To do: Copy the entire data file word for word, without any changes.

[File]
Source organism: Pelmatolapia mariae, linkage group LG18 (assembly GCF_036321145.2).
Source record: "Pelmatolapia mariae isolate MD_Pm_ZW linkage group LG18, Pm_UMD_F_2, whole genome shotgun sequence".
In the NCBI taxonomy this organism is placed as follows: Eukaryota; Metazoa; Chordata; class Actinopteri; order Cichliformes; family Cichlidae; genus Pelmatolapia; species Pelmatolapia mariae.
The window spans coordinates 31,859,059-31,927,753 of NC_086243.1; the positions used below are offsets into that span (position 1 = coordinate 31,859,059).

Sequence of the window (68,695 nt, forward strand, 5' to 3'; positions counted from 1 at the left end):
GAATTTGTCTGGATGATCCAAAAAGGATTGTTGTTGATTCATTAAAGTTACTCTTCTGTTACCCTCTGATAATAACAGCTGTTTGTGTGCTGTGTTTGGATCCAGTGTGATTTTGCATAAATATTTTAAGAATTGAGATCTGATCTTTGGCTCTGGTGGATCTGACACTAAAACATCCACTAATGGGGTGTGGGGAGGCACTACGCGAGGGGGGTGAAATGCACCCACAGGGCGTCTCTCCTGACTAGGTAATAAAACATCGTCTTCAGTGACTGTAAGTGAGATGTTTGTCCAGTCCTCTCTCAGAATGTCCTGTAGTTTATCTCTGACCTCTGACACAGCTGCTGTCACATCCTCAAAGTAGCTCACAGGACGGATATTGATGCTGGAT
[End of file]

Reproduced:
Source organism: Pelmatolapia mariae, linkage group LG18 (assembly GCF_036321145.2).
Source record: "Pelmatolapia mariae isolate MD_Pm_ZW linkage group LG18, Pm_UMD_F_2, whole genome shotgun sequence".
In the NCBI taxonomy this organism is placed as follows: Eukaryota; Metazoa; Chordata; class Actinopteri; order Cichliformes; family Cichlidae; genus Pelmatolapia; species Pelmatolapia mariae.
The window spans coordinates 31,859,059-31,927,753 of NC_086243.1; the positions used below are offsets into that span (position 1 = coordinate 31,859,059).

Sequence of the window (68,695 nt, forward strand, 5' to 3'; positions counted from 1 at the left end):
GAATTTGTCTGGATGATCCAAAAAGGATTGTTGTTGATTCATTAAAGTTACTCTTCTGTTACCCTCTGATAATAACAGCTGTTTGTGTGCTGTGTTTGGATCCAGTGTGATTTTGCATAAATATTTTAAGAATTGAGATCTGATCTTTGGCTCTGGTGGATCTGACACTAAAACATCCACTAATGGGGTGTGGGGAGGCACTACGCGAGGGGGGTGAAATGCACCCACAGGGCGTCTCTCCTGACTAGGTAATAAAACATCGTCTTCAGTGACTGTAAGTGAGATGTTTGTCCAGTCCTCTCTCAGAATGTCCTGTAGTTTATCTCTGACCTCTGACACAGCTGCTGTCACATCCTCAAAGTAGCTCACAGGACGGATATTGATGCTGGAT